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Jay Bilas Not Happy With The State Of College Basketball

Jay Bilas speaks at the espnW Women + Sports Summit.

NEWPORT BEACH, CALIFORNIA - OCTOBER 22: ESPN college basketball analyst Jay Bilas speaks at the espnW Women + Sports Summit held at The Resort at Pelican Hill on October 22, 2019 in Newport Beach, California. (Photo by Meg Oliphant/Getty Images)

If you watch the average college basketball game today and then compare it to the sport the NBA plays, you'd notice plenty of differences. ESPN college basketball analyst Jay Bilas thinks that's a massive problem.

Today's college game has become a physical product. Defenders can get away with practically unlimited grabbing while opposing players cut and run out of screens. It's similar to how the NBA was played in the 90s, which of course is one of the more respected eras in basketball history.

The issue Bilas sees is inferior defenders are getting away with physical contact on better and more athletic offensive players. This has led to lower-scoring games, which Bilas thinks is a problem.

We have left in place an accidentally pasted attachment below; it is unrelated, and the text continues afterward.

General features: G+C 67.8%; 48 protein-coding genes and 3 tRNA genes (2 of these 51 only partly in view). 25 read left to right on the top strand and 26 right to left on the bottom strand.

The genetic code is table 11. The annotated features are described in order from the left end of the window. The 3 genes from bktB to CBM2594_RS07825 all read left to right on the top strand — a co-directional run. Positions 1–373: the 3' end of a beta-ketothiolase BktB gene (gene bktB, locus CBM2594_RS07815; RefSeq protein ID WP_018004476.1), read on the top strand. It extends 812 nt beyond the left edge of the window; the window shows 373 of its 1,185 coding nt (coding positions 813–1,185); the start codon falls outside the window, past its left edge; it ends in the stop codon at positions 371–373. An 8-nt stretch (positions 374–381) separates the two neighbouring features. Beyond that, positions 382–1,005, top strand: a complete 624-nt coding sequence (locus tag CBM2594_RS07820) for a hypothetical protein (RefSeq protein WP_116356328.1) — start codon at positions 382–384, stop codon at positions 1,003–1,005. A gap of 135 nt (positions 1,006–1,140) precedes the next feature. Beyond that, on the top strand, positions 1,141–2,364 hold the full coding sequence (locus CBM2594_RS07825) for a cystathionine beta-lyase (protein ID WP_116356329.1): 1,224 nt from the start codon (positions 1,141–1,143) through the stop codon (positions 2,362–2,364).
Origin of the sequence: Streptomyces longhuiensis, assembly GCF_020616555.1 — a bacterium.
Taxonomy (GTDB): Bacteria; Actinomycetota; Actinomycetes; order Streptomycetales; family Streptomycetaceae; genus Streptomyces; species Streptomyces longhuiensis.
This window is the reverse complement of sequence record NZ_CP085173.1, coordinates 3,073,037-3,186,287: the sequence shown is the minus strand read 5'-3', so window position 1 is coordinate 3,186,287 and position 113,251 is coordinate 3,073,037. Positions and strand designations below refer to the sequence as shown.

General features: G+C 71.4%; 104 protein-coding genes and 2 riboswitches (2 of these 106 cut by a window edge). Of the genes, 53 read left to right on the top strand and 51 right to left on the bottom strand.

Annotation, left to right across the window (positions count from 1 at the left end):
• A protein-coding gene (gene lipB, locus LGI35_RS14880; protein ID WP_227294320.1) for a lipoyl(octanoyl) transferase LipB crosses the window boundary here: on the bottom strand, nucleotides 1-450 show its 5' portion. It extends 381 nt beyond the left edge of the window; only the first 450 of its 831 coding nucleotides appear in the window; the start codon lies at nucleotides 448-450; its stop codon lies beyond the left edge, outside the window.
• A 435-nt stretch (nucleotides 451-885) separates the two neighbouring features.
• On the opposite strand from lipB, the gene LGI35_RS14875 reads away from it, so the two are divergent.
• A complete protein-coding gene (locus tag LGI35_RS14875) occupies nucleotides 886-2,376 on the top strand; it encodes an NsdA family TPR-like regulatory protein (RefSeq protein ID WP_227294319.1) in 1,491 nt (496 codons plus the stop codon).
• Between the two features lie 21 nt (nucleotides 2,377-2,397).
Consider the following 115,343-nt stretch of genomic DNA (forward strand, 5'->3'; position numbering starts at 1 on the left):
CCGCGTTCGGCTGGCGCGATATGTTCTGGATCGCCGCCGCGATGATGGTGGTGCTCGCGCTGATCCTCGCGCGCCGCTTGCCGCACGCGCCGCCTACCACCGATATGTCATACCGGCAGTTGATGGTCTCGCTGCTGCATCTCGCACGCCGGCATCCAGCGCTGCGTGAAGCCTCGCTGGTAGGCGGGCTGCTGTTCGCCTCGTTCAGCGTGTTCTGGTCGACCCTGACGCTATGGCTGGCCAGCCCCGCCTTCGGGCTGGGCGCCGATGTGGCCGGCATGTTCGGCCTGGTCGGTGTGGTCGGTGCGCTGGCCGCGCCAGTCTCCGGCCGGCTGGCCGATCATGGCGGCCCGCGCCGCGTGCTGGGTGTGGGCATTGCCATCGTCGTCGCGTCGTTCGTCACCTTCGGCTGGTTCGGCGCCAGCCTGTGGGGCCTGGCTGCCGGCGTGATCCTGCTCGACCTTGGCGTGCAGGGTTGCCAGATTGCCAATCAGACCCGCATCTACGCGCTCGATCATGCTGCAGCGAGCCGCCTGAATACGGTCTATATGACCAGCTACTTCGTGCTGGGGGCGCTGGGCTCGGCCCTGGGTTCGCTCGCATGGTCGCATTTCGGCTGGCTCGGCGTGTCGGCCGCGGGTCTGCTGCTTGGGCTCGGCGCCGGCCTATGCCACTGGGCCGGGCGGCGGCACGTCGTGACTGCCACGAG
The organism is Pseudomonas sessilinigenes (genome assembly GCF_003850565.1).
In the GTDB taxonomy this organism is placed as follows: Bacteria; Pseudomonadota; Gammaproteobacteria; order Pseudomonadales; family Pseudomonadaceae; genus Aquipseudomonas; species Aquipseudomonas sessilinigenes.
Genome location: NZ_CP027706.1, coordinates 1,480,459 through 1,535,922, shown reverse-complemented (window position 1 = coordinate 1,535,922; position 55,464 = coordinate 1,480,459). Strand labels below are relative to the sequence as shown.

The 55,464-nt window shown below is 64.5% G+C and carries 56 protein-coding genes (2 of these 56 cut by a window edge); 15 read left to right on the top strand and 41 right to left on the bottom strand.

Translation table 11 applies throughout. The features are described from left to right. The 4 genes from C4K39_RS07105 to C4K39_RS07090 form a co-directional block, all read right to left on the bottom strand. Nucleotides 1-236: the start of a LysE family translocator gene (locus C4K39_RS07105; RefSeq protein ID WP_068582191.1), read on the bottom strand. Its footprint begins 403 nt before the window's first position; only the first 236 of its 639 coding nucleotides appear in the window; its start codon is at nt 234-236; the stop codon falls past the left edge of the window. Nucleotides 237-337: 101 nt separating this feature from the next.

“Yeah it’s gotten difficult,” Bilas said on the Paul Finebaum Show about officiating in college basketball, via On3. “What I would say, and Paul, I’m on the competition committee which used to be called the men’s basketball officiating committee. Jim Delany, the former commissioner of the Big Ten, started it maybe ten years ago and I’ve been on the committee ever since. So I’ve studied this. And it’s not about the officials, because overall I think the officials do a really good job. They’re pros. But we’ve had – probably about five years ago, we got to a point where scoring got to an all-time low.

“The game has become kind of like the NBA in the 90s, where it was a clutch and grab game, grabbing of cutters, your hands all over a ball handler. And you didn’t have to play basketball anymore. Not every defender is good enough or entitled to guard every offensive player. So if I’m guarding you and you’re a superior athlete and you blow by me, I can’t put my hands on you to impede you illegally. What my team would have to do is bring another defender to help, maybe you pass out of it. We rotate, and then you pass out of that. Or you bring a double team. Or you trap the ball and they pass out of it and rotate. That’s basketball.”

What this has led to, in Bilas' eyes, is coaches teaching players how to foul and get away with it. If officials won't call fouls for physical defense then why not implement that style of play?

Officiating could ramp up when March Madness rolls around, however. Refs tend to pay a bit more attention during the high-stakes games.

Do you agree with Jay Bilas that college basketball is in a bad spot in relation to physical defense?